When interviewing for a new job, you must be prepared to answer the salary question. You do not want to be caught off guard when someone asks you what you currently make and/or what your salary expectations are. When preparing a candidate for an interview, I always discuss appropriate answers to the salary question. See below for my advice and tips:
- Don’t give a specific number: You don’t want to price yourself out of the job yet at the same time you want to get as much money as possible, therefore, try not to be the first one to offer up a number. If you are asked to give your salary expectations, keep your answer general. For example, salary is not the motivating force behind my move and I’m confident that the firm will offer me a salary congruent with the salary for a peer with my level of experience and expertise.
- What if the employer pushes for a number? If you are pressed to give a number, speak in ranges. For example, I would like to be paid in a range that in-line with your current compensation structure for someone at my level. If you do not know how compensation is structured (and you are not working with a recruiter who can this information out for you), you should ask what you can expect (again ask for the range) for someone at your level with your experience.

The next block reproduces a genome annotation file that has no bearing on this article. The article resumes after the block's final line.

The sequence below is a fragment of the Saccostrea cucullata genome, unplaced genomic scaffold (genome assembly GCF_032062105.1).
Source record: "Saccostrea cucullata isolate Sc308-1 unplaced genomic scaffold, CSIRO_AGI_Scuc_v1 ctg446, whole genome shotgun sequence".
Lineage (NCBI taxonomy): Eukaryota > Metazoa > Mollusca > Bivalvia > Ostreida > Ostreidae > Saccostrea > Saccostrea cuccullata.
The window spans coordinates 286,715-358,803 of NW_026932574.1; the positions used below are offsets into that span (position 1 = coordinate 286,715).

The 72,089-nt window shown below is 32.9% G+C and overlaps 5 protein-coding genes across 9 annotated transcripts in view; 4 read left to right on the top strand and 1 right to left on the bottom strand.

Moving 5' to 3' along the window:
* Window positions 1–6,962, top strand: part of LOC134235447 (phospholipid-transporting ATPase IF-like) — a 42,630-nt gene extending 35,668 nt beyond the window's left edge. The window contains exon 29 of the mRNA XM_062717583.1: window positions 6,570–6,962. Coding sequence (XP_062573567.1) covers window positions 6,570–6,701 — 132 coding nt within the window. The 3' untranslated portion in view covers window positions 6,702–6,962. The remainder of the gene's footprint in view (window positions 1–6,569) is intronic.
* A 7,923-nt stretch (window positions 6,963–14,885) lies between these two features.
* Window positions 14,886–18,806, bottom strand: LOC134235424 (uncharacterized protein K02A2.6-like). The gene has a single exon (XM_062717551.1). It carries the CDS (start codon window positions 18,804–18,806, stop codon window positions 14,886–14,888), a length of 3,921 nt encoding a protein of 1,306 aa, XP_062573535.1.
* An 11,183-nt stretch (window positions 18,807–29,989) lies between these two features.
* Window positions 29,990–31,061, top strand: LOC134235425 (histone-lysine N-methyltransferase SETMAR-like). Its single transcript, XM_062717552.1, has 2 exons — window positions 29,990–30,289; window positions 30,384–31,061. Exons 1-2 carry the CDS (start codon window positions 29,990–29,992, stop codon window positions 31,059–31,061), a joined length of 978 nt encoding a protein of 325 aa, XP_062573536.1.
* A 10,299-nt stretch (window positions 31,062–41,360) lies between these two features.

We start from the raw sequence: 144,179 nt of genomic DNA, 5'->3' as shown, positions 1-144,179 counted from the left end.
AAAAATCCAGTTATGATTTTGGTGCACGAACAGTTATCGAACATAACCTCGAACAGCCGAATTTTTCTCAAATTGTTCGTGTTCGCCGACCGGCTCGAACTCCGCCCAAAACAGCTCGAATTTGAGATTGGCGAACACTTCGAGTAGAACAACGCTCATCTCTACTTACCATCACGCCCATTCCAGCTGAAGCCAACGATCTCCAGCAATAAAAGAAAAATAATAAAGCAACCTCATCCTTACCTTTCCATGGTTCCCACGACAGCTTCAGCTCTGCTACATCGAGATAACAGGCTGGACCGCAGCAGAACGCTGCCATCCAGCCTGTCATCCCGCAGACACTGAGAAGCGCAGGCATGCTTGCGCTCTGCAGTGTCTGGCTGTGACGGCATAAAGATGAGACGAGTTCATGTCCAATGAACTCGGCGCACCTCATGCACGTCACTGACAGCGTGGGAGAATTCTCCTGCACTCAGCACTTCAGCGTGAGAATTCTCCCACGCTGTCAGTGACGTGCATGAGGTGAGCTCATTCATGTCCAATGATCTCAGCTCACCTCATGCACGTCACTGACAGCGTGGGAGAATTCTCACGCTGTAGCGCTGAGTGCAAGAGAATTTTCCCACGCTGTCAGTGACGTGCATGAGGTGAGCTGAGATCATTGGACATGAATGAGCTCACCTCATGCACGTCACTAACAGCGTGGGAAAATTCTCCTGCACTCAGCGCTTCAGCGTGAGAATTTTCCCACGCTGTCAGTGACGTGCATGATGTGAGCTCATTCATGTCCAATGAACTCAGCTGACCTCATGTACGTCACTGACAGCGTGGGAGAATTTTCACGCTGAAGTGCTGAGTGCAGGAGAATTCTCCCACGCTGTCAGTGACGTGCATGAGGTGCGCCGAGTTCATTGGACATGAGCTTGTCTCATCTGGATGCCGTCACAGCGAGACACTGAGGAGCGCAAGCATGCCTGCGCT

- How much can you inflate your current salary? Firms will often ask what your current salary is. You must be straightforward with your current salary information and bonus and do not inflate the numbers by more than 10%.
Salary negotiations are much less stressful and way more effective when you are working with a recruiter. Recruiters will know what the going market rate is and will successfully negotiate a salary that you and your future employer feel good about.